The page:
According to a survey conducted by 10Fold Communications, there were around 720 data breaches in 2015 and out of those the top seven cyber attacks alone have left more than 193 million personal records open to fraud and identity theft. And of the first five, the healthcare industry has dubious honor of occupying the top three spots.
The research has specified that hackers and cyber criminals are increasingly going after targets in the medical and healthcare verticals, which store valuable patient info- which when stolen, can’t be reissued like a credit card. The top 5 list goes on as follows-
- Anthem- In Feb ’2015, Anthem made history as the largest healthcare breach ever recorded. The initial estimates after a preliminary inquiry revealed that over 78.8 million highly sensitive patient records were breached. But by the end of 2015, it was revealed that more than 97 million records of the said healthcare service provider were said to be in the hands of the hackers.
- Premera Blue Cross- Premera made an official announcement that its IT systems were hacked by a group of hackers in mid 2015. The probe also revealed that the IT systems hack could have taken place in May 2014 leaking out the data of over 11 million members on a gradual note. Employees of Microsoft, Starbucks, and Amazon were some of the customers affected.
- Excellus BlueCross BlueShield– This breach stands out to be the third largest breach of year 2015, exposing personal data of more than 10 million members of the company related to healthcare. When a probe was conducted, it was discovered that Excellus BlueCross BlueShield IT systems were hacked in December 2013 and slowly and steadily the hackers got hold of more and more systems on the network.
- FBI Portal Breach- In November 2015, a portal used by police and FBI to share intelligence and arrest suspects was hacked and data on arrestees stolen. While the FBI didn’t announce figures on how many people were affected, this attack is thought to be one the biggest law enforcement hacks which took place last year. In early last year, the same group of hackers hacked the email account of CIA director John Brennan.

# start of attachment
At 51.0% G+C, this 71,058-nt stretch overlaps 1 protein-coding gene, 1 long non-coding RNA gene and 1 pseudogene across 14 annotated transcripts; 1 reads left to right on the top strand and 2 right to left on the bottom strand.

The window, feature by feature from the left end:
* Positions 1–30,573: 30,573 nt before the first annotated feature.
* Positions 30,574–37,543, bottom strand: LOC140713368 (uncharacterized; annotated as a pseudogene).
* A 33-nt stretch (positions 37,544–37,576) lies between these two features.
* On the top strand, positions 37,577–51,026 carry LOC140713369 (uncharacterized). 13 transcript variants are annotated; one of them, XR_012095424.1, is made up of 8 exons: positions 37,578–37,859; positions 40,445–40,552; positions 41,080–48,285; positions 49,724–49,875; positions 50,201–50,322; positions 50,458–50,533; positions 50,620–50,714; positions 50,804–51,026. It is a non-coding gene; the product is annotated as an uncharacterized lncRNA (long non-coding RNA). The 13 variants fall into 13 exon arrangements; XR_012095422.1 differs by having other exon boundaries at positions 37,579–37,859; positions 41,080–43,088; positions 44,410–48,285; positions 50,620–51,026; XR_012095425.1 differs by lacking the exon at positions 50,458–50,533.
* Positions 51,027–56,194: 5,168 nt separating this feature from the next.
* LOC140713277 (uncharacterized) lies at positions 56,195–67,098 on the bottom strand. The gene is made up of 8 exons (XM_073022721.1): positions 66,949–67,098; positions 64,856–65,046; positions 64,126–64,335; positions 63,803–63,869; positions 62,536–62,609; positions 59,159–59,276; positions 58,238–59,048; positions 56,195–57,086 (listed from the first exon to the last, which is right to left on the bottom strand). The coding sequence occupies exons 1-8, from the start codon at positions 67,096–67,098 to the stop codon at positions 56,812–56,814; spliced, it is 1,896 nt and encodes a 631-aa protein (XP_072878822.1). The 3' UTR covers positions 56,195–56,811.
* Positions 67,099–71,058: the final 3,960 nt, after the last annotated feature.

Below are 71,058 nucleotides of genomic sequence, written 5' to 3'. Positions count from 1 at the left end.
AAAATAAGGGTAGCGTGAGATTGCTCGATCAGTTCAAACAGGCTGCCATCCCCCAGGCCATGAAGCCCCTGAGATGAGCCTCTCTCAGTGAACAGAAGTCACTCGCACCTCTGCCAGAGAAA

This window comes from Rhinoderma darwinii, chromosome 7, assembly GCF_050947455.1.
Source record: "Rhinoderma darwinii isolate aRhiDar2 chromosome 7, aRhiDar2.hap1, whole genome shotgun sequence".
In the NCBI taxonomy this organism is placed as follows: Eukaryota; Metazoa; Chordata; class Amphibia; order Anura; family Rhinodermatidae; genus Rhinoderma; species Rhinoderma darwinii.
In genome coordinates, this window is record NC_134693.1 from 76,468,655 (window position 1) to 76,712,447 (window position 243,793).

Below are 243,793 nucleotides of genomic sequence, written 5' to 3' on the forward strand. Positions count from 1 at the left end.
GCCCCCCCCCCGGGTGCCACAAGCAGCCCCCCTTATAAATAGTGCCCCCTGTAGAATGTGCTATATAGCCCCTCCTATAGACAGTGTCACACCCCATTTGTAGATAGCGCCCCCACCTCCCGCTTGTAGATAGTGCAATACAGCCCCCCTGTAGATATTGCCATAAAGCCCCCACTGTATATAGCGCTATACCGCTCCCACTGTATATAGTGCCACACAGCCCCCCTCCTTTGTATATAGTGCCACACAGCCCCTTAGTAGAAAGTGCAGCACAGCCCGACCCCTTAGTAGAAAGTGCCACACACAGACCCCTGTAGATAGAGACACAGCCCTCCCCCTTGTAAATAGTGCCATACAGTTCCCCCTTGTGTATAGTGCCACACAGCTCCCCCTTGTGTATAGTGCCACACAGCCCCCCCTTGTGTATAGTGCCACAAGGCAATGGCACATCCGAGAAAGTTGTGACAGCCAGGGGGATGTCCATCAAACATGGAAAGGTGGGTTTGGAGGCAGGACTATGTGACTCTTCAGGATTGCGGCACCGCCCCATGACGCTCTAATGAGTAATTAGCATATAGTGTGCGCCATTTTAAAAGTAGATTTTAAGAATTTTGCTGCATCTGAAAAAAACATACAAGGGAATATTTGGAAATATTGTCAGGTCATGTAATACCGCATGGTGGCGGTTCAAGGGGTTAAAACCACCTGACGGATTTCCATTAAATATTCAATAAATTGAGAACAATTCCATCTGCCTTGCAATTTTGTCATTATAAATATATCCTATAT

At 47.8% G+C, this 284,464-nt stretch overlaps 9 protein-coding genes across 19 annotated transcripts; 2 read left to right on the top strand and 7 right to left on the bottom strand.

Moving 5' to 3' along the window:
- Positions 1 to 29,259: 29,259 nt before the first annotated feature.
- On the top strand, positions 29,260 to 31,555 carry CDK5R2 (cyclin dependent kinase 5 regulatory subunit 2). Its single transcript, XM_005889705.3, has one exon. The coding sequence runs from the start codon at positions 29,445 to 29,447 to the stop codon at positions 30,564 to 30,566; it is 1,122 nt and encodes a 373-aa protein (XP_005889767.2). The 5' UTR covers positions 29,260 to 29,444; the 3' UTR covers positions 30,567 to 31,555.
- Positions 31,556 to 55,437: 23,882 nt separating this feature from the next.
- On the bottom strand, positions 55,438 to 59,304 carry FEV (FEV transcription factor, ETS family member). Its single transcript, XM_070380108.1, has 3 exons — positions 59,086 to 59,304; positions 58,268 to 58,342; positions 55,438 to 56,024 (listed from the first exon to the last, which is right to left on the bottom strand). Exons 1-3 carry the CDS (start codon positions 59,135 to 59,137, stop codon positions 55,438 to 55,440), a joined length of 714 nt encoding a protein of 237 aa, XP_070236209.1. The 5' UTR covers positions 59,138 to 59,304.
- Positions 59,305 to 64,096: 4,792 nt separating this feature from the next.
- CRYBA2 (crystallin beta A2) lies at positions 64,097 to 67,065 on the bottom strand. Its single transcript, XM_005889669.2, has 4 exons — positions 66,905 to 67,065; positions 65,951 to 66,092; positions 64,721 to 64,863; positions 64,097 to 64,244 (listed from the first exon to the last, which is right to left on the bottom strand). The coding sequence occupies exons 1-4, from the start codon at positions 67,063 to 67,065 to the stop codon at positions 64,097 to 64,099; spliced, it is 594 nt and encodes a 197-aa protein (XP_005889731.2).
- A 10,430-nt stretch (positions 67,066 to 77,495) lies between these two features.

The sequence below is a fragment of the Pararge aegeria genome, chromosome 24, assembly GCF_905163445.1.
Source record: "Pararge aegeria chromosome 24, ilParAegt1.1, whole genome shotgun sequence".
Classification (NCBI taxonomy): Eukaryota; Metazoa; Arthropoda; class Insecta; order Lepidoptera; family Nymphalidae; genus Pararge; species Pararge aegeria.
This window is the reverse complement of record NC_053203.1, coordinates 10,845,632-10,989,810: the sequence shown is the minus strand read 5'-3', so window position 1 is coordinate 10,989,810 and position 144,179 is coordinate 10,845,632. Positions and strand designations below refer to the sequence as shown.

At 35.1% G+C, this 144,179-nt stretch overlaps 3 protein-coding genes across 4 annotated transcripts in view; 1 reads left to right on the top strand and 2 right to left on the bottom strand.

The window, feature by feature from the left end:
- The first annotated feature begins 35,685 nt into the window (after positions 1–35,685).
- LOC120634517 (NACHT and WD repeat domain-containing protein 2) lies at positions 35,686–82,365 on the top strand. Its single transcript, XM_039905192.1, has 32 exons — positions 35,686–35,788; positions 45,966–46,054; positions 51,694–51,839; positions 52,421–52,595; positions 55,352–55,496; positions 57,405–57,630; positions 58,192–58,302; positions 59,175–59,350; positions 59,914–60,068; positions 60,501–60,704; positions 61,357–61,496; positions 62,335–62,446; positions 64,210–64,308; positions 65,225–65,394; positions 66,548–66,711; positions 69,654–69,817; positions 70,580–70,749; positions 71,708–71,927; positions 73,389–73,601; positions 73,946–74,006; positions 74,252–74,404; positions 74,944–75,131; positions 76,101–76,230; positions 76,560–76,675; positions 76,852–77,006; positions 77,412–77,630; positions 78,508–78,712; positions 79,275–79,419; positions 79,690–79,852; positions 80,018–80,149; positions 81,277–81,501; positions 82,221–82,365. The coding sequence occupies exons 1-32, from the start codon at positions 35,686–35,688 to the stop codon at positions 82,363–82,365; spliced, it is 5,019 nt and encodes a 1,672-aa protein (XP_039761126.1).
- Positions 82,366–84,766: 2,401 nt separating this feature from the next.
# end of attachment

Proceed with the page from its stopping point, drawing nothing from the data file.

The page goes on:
- Ashley Madison- The dating site was hit by a hack in summer 2015. The hacker, who identified weaknesses in password encryption, used the info to crack the bcrypt-hashed passwords. As a result, personal information – including credit card details – of over 11 million users was leaked on the dark web. The company has lost its CEO, seen its share price and whatever credibility it had plummet, and faces class actions from clients and investors.
According to another Global Business Outlook survey conducted by Grenoble Ecole De Management, Tilburg University and the Fuqua School of Business and Duke University, over 96% of businesses in UK were hit by hackers in the past year. And among the hacks over 9.1% of UK firms have not acted to protect themselves from hacking.
This clearly suggests that businesses around the world are not taking data breaches on a serious note. The reasons could be many, but the fact is that data breaches have the potential to make or break a business.
So, when the concern level is so high, why don’t you take the matter seriously? Speak to your IT team on this issue and have the best in place, to keep your data safe and secure. If you do not know on how to proceed, then DNF Corporation is here to help.
DNF will work with your enterprise data personnel to evaluate the existing encryption strategy and policies. This process will start with getting detailed asset information on your organization’s hardware and software environment, sensitive data, and current security policy management sets. In combination with your corporate objectives, DNF team will determine the business objectives for encrypting data-at-rest. From these objectives, the experienced team will derive a plan and proposal to address the policies, architecture, and scope of the project to keep your IT environment protected to the fullest.
To know more call 510.265.1122 or email to email@example.com to let an expert contact you.